Beware, iPhone Users: Fake Retail Apps Are Surging Before Holidays
SAN FRANCISCO — Hundreds of fake retail and product apps have popped up in Apple’s App Store in recent weeks — just in time to deceive holiday shoppers.
The counterfeiters have masqueraded as retail chains like Dollar Tree and Foot Locker, big department stores like Dillard’s and Nordstrom, online product bazaars like Zappos.com and Polyvore, and luxury-goods makers like Jimmy Choo, Christian Dior and Salvatore Ferragamo.
这些冒牌货或者伪装成美元树(Dollar Tree)和Foot Locker之类的零售连锁商，或者是迪拉德(Dillard’s)和诺德斯特龙(Nordstrom)之类的大百货，抑或Zappos.com和Polyvore之类的网店，以及周仰杰(Jimmy Choo)、克丽斯汀·迪奥(Christian Dior)和菲拉格慕(Salvatore Ferragamo)这样的奢侈品牌。
“We’re seeing a barrage of fake apps,” said Chris Mason, chief executive of Branding Brand, a Pittsburgh company that helps retailers build and maintain apps. He said his company constantly tracks new shopping apps, and this was the first time it had seen so many counterfeit iPhone apps emerge in a short period of time.
“我们发现了大量的山寨手机应用，”匹兹堡公司Branding Brand的首席执行官克里斯·梅森(Chris Mason)说道，该公司负责帮助零售商建立并维护手机应用。他说，他的公司经常跟踪新的购物应用，在这么短的时期内出现这么多假冒苹果手机应用，还是第一次。
Some of them appeared to be relatively harmless — essentially junk apps that served up annoying pop-up ads, he said.
But there are serious risks to using a fake app. Entering credit card information opens a customer to potential financial fraud. Some fake apps contain malware that can steal personal information or even lock the phone until the user pays a ransom. And some fakes encourage users to log in using their Facebook credentials, potentially exposing sensitive personal information.
That scrutiny, which Apple markets as an advantage over Google’s less restrictive Android smartphone platform, is supposed to stop any software that is deceitful, that improperly uses another company’s intellectual property or that poses harm to consumers.
In practice, however, Apple focuses more on blocking malicious software and does not routinely examine the thousands of apps submitted to the iTunes store every day to see if they are legitimately associated with the brand names listed on them.
With apps becoming more popular as a way to shop, it is up to brands and developers themselves to watch for fakes and report them, much as they scan for fake websites, said Ben Reubenstein, chief executive of Possible Mobile, a Denver company that makes apps for JetBlue Airways, the PGA Tour and the Pokémon Company, among others.
客户包括捷蓝航空(JetBlue Airways)、PGA巡回赛(PGA Tour)和精灵宝可梦公司(Pokémon Company)的丹佛Possible Mobile公司首席执行官本·鲁宾斯坦(Ben Reubenstein)说，随着手机应用成为愈来愈流行的购物方式，寻找并举报山寨应用成了品牌和开发者的任务，就跟他们需要搜寻假冒网站一样。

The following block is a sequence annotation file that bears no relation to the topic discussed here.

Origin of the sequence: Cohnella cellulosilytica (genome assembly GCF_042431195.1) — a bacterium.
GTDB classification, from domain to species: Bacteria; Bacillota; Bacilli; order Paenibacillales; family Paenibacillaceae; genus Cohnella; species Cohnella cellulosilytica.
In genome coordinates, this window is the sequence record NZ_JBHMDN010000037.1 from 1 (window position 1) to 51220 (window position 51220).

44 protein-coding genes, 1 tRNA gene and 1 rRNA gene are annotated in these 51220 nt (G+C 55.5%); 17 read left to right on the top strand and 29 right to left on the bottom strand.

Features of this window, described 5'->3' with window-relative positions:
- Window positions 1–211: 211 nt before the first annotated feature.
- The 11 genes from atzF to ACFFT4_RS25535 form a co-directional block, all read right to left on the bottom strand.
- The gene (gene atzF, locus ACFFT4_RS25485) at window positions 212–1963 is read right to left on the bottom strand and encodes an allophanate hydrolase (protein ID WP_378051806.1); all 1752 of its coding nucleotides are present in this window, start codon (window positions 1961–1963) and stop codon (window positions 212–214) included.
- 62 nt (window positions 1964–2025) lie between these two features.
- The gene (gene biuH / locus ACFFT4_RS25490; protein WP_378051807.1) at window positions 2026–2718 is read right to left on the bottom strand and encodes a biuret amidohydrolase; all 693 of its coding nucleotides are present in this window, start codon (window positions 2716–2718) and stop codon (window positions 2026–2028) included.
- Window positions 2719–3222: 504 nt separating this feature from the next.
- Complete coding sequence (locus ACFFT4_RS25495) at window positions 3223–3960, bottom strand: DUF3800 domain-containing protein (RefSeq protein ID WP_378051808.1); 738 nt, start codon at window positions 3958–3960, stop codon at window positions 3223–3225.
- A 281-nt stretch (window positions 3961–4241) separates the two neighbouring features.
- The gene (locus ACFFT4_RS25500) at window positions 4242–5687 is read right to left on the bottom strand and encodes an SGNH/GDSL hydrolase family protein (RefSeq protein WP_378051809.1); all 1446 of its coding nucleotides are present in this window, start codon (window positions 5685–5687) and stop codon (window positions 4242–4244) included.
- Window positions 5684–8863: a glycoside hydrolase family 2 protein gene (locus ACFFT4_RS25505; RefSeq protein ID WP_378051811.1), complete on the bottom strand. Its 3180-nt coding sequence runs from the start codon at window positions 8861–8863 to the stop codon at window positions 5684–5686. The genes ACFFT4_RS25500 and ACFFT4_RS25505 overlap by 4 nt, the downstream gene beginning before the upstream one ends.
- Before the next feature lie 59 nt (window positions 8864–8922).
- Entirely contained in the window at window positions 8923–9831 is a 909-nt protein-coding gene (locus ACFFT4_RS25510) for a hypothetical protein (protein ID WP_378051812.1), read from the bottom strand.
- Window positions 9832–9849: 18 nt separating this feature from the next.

“It’s important that brands monitor how their name is being used,” he said.
Apple removed hundreds of fake apps on Thursday night after The New York Times inquired about the specific app vendors that created many of them. Other apps were removed after a New York Post article last week drew attention to some of the counterfeits.
周二晚上，在《纽约时报》查问了一些制造了许多假冒应用的卖家之后，苹果公司下架了数百个山寨应用。上周《纽约邮报》(New York Post)的一篇文章关注了若干伪造应用后，苹果公司亦下架了一批应用。
“We strive to offer customers the best experience possible, and we take their security very seriously,” said an Apple spokesman, Tom Neumayr. “We’ve set up ways for customers and developers to flag fraudulent or suspicious apps, which we promptly investigate to ensure the App Store is safe and secure. We’ve removed these offending apps and will continue to be vigilant about looking for apps that might put our users at risk.”
In September, Apple also embarked on a campaign to review all two million apps in the App Store and remove “apps that no longer function as intended, don’t follow current review guidelines or are outdated.” The company says that a significant number of apps have been removed and that the review is continuing.
Despite Apple’s efforts, new fake apps appear every day. In some cases, developers change the content of an app after it has been approved by Apple’s monitors. In other instances, the counterfeiters change their names and credentials, and resubmit similar apps after one round of fakes is discovered.
“It’s a game of Whac-a-Mole,” Mr. Mason of Branding Brand said.
On Friday, for example, an entity calling itself Overstock Inc. — an apparent attempt to confuse shoppers looking for the online retailer Overstock.com — was peddling Ugg boots and apparel through a fake app that was nearly identical to one banished by Apple on Thursday.
The same Chinese app developer, Cloaker Apps, created both fake Ugg apps on behalf of Chinese clients.
Jack Lin, who identified himself as the head of Cloaker, said in a phone interview in China that his company provides the back-end technology for thousands of apps but does not investigate its clients.
“We hope that our clients are all official sellers,” he said. “If they are using these brands, we need some kind of authorization, then we will provide services.”
Mr. Lin said Cloaker charged about 20,000 renminbi — about $3,000 — for an app written in English.
But like so many of the apps his company produces, Cloaker is not what it purports to be. Its website is filled with dubious claims, such as the location of its headquarters, which it says is at an address smack in the middle of Facebook’s campus in Menlo Park, Calif.
In the interview, Mr. Lin at first said he had offices only in China and Japan. When asked about the California office, he then claimed to have “tens of employees” at the Facebook address.
Many of the fake retail apps have red flags signaling that they are not real, such as nonsensical menus written in butchered English, no reviews and no history of previous versions. In one fake New Balance app, for example, the tab for phone support did not list a phone number and said, “Our angents are available over the hone Monday-Firday.”